Denmark has charged a man under a still-existing blasphemy law for burning a copy of the Koran.
The Center for Inquiry unequivocally condemned the charge of blasphemy brought by Danish prosecutors against a man for burning a copy of the Quran in an online video. CFI blasted the charge as an affront to the fundamental rights to freedom of belief and expression, and called upon Denmark to repeal its blasphemy law.
“The fundamental rights that allow a religious believer to freely profess the divinity of a holy book also allow someone else to defile that book, and still others to censure such an action,” said Michael De Dora, CFI’s main representative to the United Nations. “While the actions of the accused may be offensive and his sentiments ugly, real democracy is only possible with the freedom to criticize even the most deeply held beliefs.” CenterForInquiry
A man who filmed himself burning the Quran has become the first person to be charged under Denmark’s blasphemy law in 46 years.
The 42-year-old filmed himself burning a copy of Islam’s holy book in his back yard in December 2015. He then posted the video on the anti-Islamic Facebook group, “Yes to freedom – no to Islam” along with the words, “Consider your neighbour: it stinks when it burns.”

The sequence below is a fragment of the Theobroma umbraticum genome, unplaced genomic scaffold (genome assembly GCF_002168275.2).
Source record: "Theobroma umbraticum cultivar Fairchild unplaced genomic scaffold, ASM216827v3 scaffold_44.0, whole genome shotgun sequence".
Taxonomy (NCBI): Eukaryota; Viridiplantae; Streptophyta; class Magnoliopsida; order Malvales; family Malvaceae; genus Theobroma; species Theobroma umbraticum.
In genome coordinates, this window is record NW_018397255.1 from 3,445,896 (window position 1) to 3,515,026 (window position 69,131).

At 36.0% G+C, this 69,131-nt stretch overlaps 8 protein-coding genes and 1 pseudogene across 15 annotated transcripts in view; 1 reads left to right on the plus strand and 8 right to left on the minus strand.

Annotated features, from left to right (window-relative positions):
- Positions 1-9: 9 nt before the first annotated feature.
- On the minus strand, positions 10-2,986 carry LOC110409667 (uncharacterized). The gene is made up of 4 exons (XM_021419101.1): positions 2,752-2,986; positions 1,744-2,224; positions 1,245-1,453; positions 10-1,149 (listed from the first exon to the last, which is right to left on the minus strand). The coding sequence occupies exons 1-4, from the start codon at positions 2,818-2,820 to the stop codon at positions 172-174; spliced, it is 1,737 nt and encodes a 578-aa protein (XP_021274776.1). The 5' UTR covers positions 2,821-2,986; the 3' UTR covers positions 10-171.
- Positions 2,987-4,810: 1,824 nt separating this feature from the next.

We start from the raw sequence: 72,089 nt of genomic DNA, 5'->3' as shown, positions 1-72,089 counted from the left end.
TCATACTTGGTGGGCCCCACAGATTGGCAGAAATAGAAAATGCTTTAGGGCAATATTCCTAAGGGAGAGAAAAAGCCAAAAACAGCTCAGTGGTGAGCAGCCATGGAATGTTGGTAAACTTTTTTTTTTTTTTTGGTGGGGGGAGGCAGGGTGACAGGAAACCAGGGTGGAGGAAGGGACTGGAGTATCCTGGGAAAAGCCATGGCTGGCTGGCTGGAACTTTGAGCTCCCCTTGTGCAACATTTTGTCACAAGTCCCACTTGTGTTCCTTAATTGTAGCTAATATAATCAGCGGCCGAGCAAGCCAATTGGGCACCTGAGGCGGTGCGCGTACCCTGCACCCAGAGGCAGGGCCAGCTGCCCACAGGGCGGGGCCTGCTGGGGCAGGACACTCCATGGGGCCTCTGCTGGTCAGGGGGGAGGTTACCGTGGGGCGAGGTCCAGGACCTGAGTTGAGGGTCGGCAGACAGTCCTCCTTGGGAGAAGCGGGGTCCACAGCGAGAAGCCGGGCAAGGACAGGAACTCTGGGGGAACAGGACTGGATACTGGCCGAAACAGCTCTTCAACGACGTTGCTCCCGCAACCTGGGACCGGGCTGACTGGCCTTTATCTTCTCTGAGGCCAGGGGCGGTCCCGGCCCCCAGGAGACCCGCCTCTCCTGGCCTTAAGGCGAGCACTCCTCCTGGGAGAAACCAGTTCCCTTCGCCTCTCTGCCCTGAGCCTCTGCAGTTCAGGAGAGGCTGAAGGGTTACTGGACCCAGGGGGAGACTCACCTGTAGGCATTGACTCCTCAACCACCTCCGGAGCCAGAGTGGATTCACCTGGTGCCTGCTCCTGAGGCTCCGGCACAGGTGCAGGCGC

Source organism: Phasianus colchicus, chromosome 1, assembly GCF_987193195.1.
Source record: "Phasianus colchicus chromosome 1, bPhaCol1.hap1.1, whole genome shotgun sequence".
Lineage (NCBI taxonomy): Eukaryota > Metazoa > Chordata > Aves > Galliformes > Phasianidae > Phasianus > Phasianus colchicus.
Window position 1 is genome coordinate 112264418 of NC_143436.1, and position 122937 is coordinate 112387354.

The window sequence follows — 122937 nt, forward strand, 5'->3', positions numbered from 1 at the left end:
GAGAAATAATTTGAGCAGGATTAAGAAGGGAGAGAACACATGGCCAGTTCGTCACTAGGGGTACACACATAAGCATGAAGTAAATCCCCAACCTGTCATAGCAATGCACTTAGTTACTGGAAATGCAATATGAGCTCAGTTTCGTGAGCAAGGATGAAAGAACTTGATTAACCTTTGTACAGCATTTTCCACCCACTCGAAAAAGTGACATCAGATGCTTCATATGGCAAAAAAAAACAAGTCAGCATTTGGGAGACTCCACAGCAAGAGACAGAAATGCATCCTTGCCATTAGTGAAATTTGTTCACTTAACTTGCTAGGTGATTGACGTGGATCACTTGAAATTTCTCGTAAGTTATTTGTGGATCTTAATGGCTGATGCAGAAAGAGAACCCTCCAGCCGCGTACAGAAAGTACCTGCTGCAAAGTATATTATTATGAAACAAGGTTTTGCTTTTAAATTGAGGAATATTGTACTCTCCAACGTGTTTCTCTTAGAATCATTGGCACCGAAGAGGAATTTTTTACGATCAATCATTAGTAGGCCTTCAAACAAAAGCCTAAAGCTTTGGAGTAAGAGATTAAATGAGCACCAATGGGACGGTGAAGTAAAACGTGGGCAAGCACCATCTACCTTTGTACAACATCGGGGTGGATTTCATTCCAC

Danish prosecutor Jan Reckendorff announced his decision to bring charges in a press statement issued on Wednesday afternoon.
“It is the prosecution’s view that circumstances involving the burning of holy books such as the Bible and the Quran can in certain cases be a violation of the blasphemy clause, which covers public scorn or mockery of religion.”
This marks the fourth time in history anyone has been prosecuted under Denmark’s blasphemy clause: four people were sentenced for posting posters mocking Jewish teachings in 1938; two people were fined for carrying out a fake baptism at a masked ball in 1946; and two programme leaders at Danish Radio were exonerated in 1971 for airing a song mocking Christianity.
Danish prosecutors famously declined to invoke the country’s blasphemy laws in 2006, when the Jyllands-Posten newspaper published twelve cartoons picturing the Prophet Mohammed, the founder of Islam. TheLocal
78% of criminals in Denmark’s capital are of “non-Western origin” and 84% of foreigners are unemployed.
Danish police are being stretched by a migrant crime wave in capital Copenhagen as foreign outlaws “flock” to the city in ever greater numbers.
Latest crime figures for 2015 obtained by Danish newspaper MetroXpressreveal that of 2,633 criminals who went before a judge, 2,049 were foreigners, some four fifths. This proportion — 78 per cent — is up from 65 per cent eight years ago.
Although crime is low in Denmark compared to many other European countries, it has struggled with problems imported from abroad through Europe’s open borders Schengen agreement.